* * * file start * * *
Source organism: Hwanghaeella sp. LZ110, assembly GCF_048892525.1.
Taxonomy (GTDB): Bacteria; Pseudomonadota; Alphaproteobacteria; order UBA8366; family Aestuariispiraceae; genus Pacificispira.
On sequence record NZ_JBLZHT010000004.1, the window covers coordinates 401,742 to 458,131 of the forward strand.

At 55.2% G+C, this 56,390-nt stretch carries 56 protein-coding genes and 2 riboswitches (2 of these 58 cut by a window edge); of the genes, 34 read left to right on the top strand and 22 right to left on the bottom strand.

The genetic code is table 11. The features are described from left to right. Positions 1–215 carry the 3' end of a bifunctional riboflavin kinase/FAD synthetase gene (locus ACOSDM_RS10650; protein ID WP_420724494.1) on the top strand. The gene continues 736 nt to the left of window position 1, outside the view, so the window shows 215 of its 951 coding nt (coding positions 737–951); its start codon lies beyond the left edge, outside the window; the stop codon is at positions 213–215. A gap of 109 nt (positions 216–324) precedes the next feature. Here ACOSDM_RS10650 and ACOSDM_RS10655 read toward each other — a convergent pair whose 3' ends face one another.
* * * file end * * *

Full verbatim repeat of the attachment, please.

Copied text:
Source organism: Hwanghaeella sp. LZ110, assembly GCF_048892525.1.
Taxonomy (GTDB): Bacteria; Pseudomonadota; Alphaproteobacteria; order UBA8366; family Aestuariispiraceae; genus Pacificispira.
On sequence record NZ_JBLZHT010000004.1, the window covers coordinates 401,742 to 458,131 of the forward strand.

At 55.2% G+C, this 56,390-nt stretch carries 56 protein-coding genes and 2 riboswitches (2 of these 58 cut by a window edge); of the genes, 34 read left to right on the top strand and 22 right to left on the bottom strand.

The genetic code is table 11. The features are described from left to right. Positions 1–215 carry the 3' end of a bifunctional riboflavin kinase/FAD synthetase gene (locus ACOSDM_RS10650; protein ID WP_420724494.1) on the top strand. The gene continues 736 nt to the left of window position 1, outside the view, so the window shows 215 of its 951 coding nt (coding positions 737–951); its start codon lies beyond the left edge, outside the window; the stop codon is at positions 213–215. A gap of 109 nt (positions 216–324) precedes the next feature. Here ACOSDM_RS10650 and ACOSDM_RS10655 read toward each other — a convergent pair whose 3' ends face one another.